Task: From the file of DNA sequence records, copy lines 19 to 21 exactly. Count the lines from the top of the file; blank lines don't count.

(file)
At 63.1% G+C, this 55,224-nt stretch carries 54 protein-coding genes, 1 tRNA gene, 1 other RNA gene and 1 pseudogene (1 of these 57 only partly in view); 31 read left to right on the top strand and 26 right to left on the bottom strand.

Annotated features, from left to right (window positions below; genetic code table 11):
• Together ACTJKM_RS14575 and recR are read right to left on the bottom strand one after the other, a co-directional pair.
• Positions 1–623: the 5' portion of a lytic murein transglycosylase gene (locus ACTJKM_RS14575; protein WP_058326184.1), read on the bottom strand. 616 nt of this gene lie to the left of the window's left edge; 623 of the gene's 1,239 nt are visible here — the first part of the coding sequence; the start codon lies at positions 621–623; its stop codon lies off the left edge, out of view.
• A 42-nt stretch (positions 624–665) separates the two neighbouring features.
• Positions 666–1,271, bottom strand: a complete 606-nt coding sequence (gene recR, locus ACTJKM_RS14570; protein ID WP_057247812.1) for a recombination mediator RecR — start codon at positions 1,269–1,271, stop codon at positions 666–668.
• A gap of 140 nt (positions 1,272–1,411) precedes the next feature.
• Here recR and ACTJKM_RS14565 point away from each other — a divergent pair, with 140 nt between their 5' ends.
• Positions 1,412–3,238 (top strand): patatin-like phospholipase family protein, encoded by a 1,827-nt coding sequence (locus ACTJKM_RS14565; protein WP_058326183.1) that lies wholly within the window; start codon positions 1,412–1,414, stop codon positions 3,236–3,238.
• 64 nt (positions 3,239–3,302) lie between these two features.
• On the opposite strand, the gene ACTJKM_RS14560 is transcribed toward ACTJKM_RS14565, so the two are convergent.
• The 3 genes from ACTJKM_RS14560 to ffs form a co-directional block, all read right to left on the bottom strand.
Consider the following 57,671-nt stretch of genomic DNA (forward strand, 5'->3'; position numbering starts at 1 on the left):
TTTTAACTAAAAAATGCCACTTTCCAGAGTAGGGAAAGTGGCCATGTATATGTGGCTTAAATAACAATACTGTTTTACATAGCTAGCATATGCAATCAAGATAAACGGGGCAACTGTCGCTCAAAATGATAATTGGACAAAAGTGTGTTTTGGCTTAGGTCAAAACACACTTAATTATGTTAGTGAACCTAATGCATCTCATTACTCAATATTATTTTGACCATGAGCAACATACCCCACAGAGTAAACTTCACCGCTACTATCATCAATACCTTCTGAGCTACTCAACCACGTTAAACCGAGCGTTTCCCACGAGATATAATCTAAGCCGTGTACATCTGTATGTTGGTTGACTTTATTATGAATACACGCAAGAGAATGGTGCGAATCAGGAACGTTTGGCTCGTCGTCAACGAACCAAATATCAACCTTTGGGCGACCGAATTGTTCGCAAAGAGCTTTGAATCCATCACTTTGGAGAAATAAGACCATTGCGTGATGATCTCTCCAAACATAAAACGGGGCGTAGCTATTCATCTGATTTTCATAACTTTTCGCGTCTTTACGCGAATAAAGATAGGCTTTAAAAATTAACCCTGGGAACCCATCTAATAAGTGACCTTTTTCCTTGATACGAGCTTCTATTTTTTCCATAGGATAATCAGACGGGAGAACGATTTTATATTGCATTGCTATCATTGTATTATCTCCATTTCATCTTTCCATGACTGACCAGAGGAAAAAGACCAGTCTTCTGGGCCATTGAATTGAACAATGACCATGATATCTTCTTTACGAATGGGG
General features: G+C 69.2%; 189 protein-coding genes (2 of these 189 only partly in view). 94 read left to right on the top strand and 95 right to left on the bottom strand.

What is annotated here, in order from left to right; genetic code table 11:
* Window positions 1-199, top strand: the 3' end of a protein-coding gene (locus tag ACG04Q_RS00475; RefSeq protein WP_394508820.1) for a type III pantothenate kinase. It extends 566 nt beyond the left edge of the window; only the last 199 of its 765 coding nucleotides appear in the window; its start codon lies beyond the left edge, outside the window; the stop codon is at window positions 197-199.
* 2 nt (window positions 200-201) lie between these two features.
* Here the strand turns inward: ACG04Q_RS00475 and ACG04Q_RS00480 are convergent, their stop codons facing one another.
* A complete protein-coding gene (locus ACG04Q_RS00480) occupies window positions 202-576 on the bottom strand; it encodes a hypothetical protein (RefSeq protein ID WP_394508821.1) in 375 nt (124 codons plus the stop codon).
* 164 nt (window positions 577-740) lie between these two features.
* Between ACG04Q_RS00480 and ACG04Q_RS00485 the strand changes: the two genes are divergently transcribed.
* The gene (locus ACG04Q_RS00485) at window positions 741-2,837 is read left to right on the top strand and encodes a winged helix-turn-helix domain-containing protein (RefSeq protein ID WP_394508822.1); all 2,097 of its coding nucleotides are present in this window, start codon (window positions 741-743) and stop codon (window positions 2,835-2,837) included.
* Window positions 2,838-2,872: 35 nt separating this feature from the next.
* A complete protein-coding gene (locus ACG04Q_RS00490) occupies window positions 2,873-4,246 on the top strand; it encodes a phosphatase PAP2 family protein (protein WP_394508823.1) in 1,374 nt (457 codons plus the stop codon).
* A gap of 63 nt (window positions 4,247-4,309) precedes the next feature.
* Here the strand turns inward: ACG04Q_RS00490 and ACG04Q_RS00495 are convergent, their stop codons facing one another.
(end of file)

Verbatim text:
* Here the strand turns inward: ACG04Q_RS00475 and ACG04Q_RS00480 are convergent, their stop codons facing one another.
* A complete protein-coding gene (locus ACG04Q_RS00480) occupies window positions 202-576 on the bottom strand; it encodes a hypothetical protein (RefSeq protein ID WP_394508821.1) in 375 nt (124 codons plus the stop codon).
* 164 nt (window positions 577-740) lie between these two features.